‘Dangerous’ Sullivan County jail critically overcrowded, facing decertification

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For the Tri-Cities largest jail, experiencing the highest number of inmates to date, overcrowding is nothing new. In fact, it is nothing new to most jail systems across the state of Tennessee. 

Emerging from the wake of a decades-long problem are new consequences.

The Sullivan County jail is inching closer every day to 1000 inmates. The jail only has 619 beds and at last check, a total of 971 incarcerated. 

The obvious problem is straightforward, there are too many inmates and not enough beds. This forces more than 300 inmates to sleep on the floor. 

But, stemming from the overcrowding is a host of issues now threatening to decertify the jail and bring about federal lawsuits if something does not change. 

MAIN PROBLEMS 

Tense and violent environment for staff and inmates. Not only does overcrowding remain an issue itself, but the sheer number of inmates packed into tight quarters at the jail also creates a hostile environment that cannot be managed properly by the staff.

According to the Sullivan County Sheriff’s Office, this puts officers in the direct line of danger when tempers flare. It also heightens violence within cells.

Chief Jail Administrator Lee Carswell said inmate-on-inmate violence is increasing by the day. 

Inmate James Mullins, incarcerated on drug charges, sees violent exchanges daily.

“People are gonna be people. You crowd them in like sardines there is gonna be problems,” says Mullins. 

More staff needed desperately. Coupled with the problem of overcrowding is the lack of officers to keep the high number of inmates in line.

“It’s a very dangerous job for the officers,” says Sullivan County Sheriff Jeff Cassidy. 

As the inmate population continues to rise, the number of jail employees has stayed the same.

Sheriff Cassidy said often times there are only two officers watching around 300 inmates. Patrol officers describe this as “impossible to control.” 

Linear system puts the burden on jail staff. The design of the Sullivan County jail by nature requires more officers than the modern style of jail.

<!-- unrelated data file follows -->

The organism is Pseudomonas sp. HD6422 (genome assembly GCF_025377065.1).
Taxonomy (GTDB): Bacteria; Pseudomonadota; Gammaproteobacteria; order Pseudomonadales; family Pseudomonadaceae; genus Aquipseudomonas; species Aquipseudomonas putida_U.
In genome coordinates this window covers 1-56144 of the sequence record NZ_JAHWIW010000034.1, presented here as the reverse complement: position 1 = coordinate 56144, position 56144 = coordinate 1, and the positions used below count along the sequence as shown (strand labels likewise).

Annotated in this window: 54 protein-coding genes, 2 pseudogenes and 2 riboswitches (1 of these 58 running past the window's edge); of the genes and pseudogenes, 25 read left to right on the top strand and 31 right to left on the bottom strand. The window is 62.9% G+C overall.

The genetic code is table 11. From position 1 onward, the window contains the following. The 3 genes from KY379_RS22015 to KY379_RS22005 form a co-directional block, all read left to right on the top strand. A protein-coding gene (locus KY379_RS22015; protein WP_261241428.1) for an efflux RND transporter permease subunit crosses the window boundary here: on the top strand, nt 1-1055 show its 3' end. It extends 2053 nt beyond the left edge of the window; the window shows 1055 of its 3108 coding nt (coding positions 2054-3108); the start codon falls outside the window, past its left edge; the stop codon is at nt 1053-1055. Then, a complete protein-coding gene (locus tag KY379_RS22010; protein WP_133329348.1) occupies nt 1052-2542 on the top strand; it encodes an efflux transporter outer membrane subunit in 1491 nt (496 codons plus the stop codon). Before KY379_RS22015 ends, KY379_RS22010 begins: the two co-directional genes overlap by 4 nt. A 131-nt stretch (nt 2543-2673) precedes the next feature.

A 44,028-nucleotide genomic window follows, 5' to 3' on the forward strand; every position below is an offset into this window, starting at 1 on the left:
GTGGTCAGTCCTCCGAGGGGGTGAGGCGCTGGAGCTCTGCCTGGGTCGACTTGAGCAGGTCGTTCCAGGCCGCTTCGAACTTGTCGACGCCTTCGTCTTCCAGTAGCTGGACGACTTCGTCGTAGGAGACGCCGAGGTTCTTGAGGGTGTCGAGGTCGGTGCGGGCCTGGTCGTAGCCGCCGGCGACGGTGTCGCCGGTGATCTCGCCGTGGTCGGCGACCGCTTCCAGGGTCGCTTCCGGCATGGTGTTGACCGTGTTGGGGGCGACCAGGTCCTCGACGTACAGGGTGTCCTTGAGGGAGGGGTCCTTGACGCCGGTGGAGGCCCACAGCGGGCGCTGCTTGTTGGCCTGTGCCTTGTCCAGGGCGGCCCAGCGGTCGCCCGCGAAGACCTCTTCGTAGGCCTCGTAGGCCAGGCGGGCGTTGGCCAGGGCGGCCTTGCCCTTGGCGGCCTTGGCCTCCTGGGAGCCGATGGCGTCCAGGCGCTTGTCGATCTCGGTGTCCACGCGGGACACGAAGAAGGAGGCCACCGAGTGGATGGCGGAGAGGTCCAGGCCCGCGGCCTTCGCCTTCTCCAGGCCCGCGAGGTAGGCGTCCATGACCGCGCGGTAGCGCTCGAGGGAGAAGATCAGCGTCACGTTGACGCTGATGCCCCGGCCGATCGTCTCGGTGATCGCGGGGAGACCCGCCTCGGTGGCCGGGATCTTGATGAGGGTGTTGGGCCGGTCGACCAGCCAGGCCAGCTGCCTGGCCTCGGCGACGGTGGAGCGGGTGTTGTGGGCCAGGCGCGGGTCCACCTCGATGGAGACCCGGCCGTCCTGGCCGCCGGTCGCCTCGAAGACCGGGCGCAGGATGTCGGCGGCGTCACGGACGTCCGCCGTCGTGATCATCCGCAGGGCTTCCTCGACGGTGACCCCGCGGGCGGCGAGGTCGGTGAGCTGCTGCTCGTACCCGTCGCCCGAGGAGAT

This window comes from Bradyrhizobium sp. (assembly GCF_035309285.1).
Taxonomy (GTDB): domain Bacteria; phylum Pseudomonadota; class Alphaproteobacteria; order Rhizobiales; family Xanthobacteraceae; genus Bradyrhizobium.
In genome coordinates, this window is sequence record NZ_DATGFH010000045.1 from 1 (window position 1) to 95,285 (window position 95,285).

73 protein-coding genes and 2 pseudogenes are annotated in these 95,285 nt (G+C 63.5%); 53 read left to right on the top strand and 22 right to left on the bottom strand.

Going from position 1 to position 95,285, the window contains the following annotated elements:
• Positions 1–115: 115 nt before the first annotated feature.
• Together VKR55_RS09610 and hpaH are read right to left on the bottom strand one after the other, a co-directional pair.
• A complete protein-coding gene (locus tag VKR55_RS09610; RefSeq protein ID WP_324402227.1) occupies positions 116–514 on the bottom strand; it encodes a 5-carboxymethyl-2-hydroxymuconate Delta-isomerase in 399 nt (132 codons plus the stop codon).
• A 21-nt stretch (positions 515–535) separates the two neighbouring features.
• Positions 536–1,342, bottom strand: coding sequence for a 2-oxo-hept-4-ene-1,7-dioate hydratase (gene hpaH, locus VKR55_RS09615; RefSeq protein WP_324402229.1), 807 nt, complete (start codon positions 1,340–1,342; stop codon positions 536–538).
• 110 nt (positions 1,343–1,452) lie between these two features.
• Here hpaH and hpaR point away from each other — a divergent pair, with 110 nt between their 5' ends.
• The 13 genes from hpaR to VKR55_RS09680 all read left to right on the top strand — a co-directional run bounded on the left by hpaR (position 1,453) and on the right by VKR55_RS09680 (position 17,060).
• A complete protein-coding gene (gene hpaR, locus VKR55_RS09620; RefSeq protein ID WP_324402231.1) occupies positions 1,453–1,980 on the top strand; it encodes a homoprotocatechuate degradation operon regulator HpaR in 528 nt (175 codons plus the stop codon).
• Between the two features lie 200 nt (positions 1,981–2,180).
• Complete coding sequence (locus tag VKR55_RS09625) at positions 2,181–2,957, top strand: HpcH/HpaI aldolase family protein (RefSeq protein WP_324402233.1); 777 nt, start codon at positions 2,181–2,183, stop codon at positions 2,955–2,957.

In the “pod” system, which is widely accepted as the standard for jails today, inmates are segregated into smaller, pod-style cells that house only a few inmates at a time and allow for direct supervision.

This system requires fewer officers to function properly. The Sullivan County jail utilizes the “linear” system, which is outdated, labor intensive and requires more staffing.

Inmates are piled in jail cells that can more accurately be described as large stalls. These cells are designed to hold anywhere from 12 to over 30 inmates.

But at the Sullivan County jail, most of these cells are housing double the amount of people they were designed to hold. 

“Jail is not supposed to be pleasant anyway, I understand that and there is no problem with that. But right now the cell I’m in, it’s a 16 man cell. We have 21 men sleeping on the floor,” says Mullins. 

Inmate classification is almost non-existent. Because the jail is so overcrowded, it is running out of space to segregate its most dangerous and violent inmates.

Jails consist of maximum security and general population areas. At the Sullivan County jail, due to the number of inmates and lack of room, many maximum security inmates must be housed in general population.

According to jail staff, this causes a majority of the ongoing inmate-on-inmate violence. 

Out of space. A host of issues are a result of the overcrowding at the jail, but the Sheriff regrets that overcrowding prevents the jail from hosting re-entry programming to help inmates get back into society.

Church services and state-required programming are all that takes place at the jail. Sheriff Cassidy said he would like to introduce additional programming and classes for inmates, but there is simply no room. 

Fundamentally flawed. When the jail was built in the 1980s, Sheriff Cassidy says it was already outdated. 

This has caused the county to play “catch up” for all the years following and has created an ever-lasting burden on the county and the taxpayer.